20 May: The burned body of a 30-year-old migrant is found hidden in a rooftop electrical unit of a train at Cannes station. The man is thought to have boarded a train from Ventimiglia in Italy and was electrocuted whilst trying to remain hidden. (Capital Bay, 20 May 2017)

20 May: 1,500 people gather in Vienna to protest deportations to Afghanistan. (Are You Syrious, 20 May 2017)

22 May: Refugees are removed by Berlin police after protesting the conditions of the Brienner Street 16 camp. The police confiscate all sleeping bags and tents. (Enough is Enough, 22 May 2017)

22 May: The Hungarian foreign minister says that Hungary will not change its laws in response to the European Parliament resolution last week condemning new anti-asylum laws and other measures creating a ‘serious deterioration’ in the rule of law and human rights, in the first move in a process which could strip Hungary of its voting rights in the parliament. (Reuters, 22 May 2017)

22 May: A vote in the Swiss canton of Bern to reject the 105 million franc funding to help asylum seekers is passed at 54.3 per cent. The vote was brought by the right-wing Swiss People’s Party (SVP). The funding would have been dedicated to providing accommodation for unaccompanied minors. (The Local, 22 May 2017)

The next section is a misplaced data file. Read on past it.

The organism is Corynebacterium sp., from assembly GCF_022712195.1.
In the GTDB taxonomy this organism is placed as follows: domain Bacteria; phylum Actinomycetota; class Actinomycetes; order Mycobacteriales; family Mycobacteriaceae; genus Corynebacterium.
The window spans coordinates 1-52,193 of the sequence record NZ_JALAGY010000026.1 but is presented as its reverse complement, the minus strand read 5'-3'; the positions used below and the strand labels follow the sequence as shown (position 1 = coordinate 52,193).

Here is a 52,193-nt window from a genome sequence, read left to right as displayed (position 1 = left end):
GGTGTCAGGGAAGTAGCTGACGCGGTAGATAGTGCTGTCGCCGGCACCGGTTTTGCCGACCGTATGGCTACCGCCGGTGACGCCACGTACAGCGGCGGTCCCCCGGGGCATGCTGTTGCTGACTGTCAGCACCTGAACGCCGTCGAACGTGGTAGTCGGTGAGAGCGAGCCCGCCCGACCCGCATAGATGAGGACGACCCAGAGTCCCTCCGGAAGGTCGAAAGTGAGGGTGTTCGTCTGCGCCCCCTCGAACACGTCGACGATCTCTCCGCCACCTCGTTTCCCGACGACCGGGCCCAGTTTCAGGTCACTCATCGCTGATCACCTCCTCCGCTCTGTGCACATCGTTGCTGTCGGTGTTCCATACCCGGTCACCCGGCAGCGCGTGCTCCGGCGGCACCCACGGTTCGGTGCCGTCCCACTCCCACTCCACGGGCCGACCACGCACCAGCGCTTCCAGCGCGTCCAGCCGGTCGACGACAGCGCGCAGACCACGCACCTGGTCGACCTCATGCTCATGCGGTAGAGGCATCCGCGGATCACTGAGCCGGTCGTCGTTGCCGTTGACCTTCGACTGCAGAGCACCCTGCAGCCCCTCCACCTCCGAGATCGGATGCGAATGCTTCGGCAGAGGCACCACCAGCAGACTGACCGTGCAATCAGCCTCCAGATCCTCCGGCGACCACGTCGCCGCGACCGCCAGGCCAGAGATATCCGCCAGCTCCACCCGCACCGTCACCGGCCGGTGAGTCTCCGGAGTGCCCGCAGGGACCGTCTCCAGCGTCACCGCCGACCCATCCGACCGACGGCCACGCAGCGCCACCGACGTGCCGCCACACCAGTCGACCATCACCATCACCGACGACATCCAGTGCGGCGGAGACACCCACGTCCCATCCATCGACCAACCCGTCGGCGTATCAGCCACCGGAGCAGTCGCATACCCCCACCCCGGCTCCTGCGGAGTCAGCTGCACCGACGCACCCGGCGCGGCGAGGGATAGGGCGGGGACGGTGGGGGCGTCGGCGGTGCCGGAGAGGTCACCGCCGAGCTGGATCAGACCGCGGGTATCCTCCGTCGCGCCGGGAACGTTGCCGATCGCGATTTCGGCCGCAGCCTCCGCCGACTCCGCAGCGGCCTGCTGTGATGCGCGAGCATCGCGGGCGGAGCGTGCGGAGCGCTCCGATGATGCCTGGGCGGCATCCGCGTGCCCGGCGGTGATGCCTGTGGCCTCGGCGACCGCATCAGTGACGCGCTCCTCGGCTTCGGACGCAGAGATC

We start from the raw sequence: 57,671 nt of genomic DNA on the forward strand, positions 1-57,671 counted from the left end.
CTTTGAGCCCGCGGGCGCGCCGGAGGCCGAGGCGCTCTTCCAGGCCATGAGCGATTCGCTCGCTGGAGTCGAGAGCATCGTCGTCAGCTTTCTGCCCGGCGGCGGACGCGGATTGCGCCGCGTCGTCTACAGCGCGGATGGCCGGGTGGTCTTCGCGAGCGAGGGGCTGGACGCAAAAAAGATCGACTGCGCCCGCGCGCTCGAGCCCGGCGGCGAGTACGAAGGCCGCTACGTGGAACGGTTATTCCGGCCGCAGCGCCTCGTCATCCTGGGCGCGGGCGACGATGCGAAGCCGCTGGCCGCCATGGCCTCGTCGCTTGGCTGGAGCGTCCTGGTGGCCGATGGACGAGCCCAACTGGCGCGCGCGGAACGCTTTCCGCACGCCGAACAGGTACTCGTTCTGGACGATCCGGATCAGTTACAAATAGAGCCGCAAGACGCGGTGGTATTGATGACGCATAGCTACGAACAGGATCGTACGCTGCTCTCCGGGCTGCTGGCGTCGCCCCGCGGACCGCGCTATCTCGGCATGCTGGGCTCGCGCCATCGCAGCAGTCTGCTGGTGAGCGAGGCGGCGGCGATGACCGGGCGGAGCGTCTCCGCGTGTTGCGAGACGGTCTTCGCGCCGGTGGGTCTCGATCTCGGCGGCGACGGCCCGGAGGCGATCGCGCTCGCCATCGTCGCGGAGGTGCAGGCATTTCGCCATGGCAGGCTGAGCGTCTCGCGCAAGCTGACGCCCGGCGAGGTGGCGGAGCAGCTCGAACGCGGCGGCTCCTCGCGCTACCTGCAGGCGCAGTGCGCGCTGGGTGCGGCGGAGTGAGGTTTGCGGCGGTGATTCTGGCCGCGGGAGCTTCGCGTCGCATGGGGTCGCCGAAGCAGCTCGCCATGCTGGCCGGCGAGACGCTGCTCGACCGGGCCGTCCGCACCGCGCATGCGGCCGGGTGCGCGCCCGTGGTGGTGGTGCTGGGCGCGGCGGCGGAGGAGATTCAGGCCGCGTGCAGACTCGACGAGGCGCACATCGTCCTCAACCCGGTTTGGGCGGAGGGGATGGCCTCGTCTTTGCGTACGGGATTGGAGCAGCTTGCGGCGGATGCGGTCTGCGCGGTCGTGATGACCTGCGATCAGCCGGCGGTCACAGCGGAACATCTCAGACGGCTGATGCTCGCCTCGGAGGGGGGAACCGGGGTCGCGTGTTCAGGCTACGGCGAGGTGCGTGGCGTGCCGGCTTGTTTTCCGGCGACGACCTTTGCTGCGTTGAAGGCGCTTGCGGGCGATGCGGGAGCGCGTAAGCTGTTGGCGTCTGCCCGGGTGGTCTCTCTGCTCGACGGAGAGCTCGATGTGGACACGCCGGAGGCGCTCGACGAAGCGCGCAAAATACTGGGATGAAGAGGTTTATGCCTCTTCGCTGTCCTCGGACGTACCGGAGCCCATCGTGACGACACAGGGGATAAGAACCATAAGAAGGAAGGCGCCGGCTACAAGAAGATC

22 May: Holyrood’s Equalities and Human Rights Committee publishes: Hidden Lives – New Beginnings: Destitution, asylum and insecure immigration status in Scotland, download the report here (pdf file, 2.6mb)

24 May: The sit-in to support refugees at Helsinki Railway Square reaches 100 days. Refugees and supporters have been present day and night protesting against deportations of refugees, mainly to Afghanistan and Iraq. (Are you Syrious, 24 May 2017)

24 May: Five Romanians, Marius Zevian, 45, Cucoana Zevian, 49, Gheorghita Radu, 56, Nicoleta-Marinela Florea, 42, and Marcela Sandu, 34, four women and a man, including a husband and wife, are all killed in a crash on the M6, between Stafford and Stoke-on-Trent in Staffordshire, as they travel to work to pick strawberries; one man survives and is taken to hospital and the driver of the lorry involved in the crash is arrested. (Daily Mirror, 26 May 2017)

25 May: EU citizens are leaving the UK since the Brexit vote, resulting in an 84,000 drop in the net migration figure to Britain to 248,000 – the lowest level for nearly three years. (Guardian, 25 May 2017)

25 May: The Court of Appeal dismisses the government’s appeal against a 2016 ruling that Theresa May acted unlawfully when, as home secretary, she refused to admit a group of Sudanese, Iraqi, Ethiopian and Syrian families rescued from the sea in 1998 and living in condemned buildings on the Dhekelia sovereign British base in Cyprus ever since. The government says it will appeal against the ruling. (Guardian, 25 May 2017)